Rituals of Violence, War, and Death Among the Wendat/Huron and the Dakotas: Two New Studies
War, violence, and rituals of death have been central to American history, nowhere more so than among Native Americans. Here, just wanted to alert you to a couple of new works that advance new understandings of religious rituals surrounding war, violence, and death.
First, last week Historiann called my attention to a new book which I have yet to see but looks hugely promising, especially as a classroom-usable text. I'll quote from her here:
Erik Seeman’s The Huron-Wendat Feast of the Dead: Indian-European Encounters in Early North America (Johns Hopkins University Press, 2011). From the book jacket:
Anyone who has poked around at all in The Jesuit Relations will recognize descriptions of the feasts of the dead in these documents to be some of the most immediately compelling and gripping (if, as always with the Jesuits, problematic) primary sources for 17th-century Native American religious practices. Weighing in a a svelte 176 pages, this book looks like an effort to use these kinds of sources in a way that opens them up and makes discussion of cross-cultural religious encounters in early America accessible for classroom discussion.
“Two thousand Wendat (Huron) Indians stood on the edge of an enormous burial pit… they held in their arms the bones of roughly seven hundred deceased friends and family members. The Wendats had lovingly scraped and cleaned the bones of the corpses that had decomposed on the scaffolds. They awaited only the signal from the master of the ritual to place the bones in the pit. This was the great Feast of the Dead.”
Witnesses to these Wendat burial rituals were European colonists, French Jesuit missionaries in particular. Rather than being horrified by these unfamiliar native practices, Europeans recognized the parallels between them and their own understanding of death and human remains. Both groups believed that deceased souls traveled to the afterlife; both believed that elaborate mortuary rituals ensured the safe transit of the soul to the supernatural realm; and both believed in the power of human bones.
Appreciating each other’s funerary practices allowed the Wendats and French colonists to find common ground where there seemingly would be none. Erik R. Seeman analyzes these encounters, using the Feast of the Dead as a metaphor for broader Indian-European relations in North America. His compelling narrative gives undergraduate students of early America and the Atlantic World a revealing glimpse into this fascinating — and surprising — meeting of cultures.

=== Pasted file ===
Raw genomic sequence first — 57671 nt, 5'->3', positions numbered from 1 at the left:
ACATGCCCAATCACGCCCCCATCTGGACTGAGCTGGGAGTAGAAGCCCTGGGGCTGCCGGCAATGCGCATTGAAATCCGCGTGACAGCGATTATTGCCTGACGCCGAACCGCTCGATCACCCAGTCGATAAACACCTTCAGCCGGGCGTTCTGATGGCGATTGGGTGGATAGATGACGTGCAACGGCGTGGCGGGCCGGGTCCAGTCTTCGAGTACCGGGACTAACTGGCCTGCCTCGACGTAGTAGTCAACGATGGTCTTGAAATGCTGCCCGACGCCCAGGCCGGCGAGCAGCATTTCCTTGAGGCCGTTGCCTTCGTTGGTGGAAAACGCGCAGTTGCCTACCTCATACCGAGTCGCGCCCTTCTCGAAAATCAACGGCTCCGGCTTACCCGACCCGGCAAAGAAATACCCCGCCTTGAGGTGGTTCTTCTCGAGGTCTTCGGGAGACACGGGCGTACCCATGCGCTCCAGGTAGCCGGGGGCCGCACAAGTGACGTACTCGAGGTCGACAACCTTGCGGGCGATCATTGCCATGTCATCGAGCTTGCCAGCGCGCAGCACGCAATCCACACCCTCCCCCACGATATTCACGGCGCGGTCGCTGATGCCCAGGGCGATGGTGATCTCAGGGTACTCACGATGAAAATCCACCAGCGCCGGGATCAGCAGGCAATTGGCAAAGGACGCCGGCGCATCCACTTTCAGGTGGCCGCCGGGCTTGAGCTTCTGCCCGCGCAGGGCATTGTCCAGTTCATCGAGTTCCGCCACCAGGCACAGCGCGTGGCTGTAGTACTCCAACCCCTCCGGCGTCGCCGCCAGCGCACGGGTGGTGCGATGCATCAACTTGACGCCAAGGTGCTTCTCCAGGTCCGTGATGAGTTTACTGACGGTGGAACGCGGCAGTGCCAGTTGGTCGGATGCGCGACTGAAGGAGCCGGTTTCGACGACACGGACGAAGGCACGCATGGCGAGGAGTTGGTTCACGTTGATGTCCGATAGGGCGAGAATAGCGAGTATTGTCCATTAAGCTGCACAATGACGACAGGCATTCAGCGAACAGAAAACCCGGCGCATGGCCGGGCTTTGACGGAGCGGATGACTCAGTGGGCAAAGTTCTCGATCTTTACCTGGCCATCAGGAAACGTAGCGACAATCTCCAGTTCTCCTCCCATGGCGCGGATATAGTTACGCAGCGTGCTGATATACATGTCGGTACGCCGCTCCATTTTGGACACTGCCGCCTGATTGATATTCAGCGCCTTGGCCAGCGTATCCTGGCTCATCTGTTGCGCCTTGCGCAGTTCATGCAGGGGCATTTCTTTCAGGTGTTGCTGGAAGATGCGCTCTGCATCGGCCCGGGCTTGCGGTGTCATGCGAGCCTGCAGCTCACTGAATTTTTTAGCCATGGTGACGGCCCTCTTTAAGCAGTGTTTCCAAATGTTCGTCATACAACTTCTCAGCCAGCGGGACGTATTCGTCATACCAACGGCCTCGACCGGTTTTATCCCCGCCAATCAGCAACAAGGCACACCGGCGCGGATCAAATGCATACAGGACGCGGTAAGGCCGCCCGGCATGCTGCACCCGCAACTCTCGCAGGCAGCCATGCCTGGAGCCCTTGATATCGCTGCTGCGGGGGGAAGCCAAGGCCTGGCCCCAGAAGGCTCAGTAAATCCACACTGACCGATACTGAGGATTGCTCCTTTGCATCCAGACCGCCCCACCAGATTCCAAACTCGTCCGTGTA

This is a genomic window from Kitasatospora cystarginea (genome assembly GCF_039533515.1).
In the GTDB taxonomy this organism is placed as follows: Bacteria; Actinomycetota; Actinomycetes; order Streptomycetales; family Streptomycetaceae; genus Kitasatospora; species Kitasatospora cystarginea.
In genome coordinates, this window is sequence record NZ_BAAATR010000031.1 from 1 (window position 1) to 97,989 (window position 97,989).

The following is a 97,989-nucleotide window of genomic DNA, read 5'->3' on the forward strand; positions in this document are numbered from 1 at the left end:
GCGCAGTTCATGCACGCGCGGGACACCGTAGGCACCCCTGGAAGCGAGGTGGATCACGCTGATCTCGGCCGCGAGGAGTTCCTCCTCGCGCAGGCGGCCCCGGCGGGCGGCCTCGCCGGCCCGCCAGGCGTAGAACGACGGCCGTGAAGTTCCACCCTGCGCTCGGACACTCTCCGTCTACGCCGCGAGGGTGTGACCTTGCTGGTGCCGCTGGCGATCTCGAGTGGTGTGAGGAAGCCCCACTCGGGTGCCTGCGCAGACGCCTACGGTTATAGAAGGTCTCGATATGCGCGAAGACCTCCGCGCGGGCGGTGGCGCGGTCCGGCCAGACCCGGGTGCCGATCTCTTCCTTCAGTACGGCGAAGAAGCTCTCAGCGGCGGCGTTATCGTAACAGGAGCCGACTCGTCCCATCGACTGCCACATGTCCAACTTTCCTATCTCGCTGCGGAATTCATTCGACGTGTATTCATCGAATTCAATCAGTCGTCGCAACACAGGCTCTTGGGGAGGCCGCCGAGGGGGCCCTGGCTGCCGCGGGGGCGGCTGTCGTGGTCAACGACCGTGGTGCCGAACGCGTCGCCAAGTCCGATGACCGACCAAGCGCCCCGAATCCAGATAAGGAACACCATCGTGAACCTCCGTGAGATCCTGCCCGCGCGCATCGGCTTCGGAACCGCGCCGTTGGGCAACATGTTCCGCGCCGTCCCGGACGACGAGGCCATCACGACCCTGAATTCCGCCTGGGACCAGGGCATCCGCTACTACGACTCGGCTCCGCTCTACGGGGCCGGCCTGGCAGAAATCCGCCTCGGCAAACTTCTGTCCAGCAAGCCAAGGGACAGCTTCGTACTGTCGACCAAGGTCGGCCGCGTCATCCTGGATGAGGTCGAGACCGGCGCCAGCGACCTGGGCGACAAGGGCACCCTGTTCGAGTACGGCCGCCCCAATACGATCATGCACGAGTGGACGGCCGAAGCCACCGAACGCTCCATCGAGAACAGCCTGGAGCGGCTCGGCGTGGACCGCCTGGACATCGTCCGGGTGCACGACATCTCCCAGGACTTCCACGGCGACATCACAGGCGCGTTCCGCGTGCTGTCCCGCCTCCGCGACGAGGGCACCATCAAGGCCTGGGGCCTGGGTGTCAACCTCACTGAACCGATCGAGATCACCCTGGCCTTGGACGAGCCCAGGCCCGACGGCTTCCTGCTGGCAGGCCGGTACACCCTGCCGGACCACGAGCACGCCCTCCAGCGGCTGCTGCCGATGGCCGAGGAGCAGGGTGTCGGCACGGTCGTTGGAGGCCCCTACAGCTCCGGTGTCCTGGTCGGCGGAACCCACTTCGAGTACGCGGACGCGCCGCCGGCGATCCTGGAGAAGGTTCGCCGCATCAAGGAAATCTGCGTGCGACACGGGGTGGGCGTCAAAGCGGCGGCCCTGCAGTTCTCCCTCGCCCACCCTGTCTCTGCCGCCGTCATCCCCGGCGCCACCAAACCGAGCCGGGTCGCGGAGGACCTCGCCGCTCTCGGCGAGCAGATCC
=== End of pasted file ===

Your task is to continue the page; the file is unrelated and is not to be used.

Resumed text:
And here's a powerful new article of interest to many of you, by our friend and colleague Jennifer Graber, whose first book The Furnace of Affliction has received attention at our blog before.
The article, based on some outstanding research in the American Board of Commissioners for Foreign Missions papers at the Minnesota Historical Society, is "Mighty Upheaval on the Minnesota Frontier: Violence, War, and Death in Dakota and Missionary Christianity," Church History 80 (March 2011): 76-108.
The piece begins by asking "If . . . war is the norm rather than the aberration in American national life, how are we to understand the transformations experienced in 1862 by missionaries and Dakotas as part of a larger American story . . . [and how do we] understand how violence worked to reshape the participants' religious lives?" Graber considers the effects both on missionaries from the ABCFM and the Dakotas of the Dakota War in Minnesota in the late summer of 1862, a horrific outbreak of violence which resulted in the deaths of several hundred settlers and later the mass public execution of over 300 Indians, particularly focused on non-Christian Indians and "medicine men" who were thought to be the ringleaders of the revolt. Graber makes effective use of concepts of Christianity and violence drawn from Emma Anderson's Betrayal of Faith, Jill Lepore's The Name of War, and Harry Stout's "Religion, War, and the Meaning of America" (from Religion and American Culture, Summer 2009, 275-89).
In one section, Graber considers the religious responses of Dakotas to this signal event in their history, including the "conversion" of many of those awaiting execution. She provides a complex portrayal difficult to summarize here but well worth the read. Alongside this, Graber considers also the effect that the trauma of war had on the missionaries, and concludes that "these men underwent their own transformation. Their encounter with violence and devastation, punishment and incarceration caused them to mitigate and complicate the revivalist Calvinism they brought to the frontier. Their vision of missions made up of churches and schools became something else altogether, one of reservations and prisons that God used to make Indian converts."
Despite its short length, this sobering piece had me reflecting in ways which inspired some previous blogging about Emma Anderson's Betrayal of Faith. Highly recommended reading, especially after our last continuous decade of religion, violence, war, and death.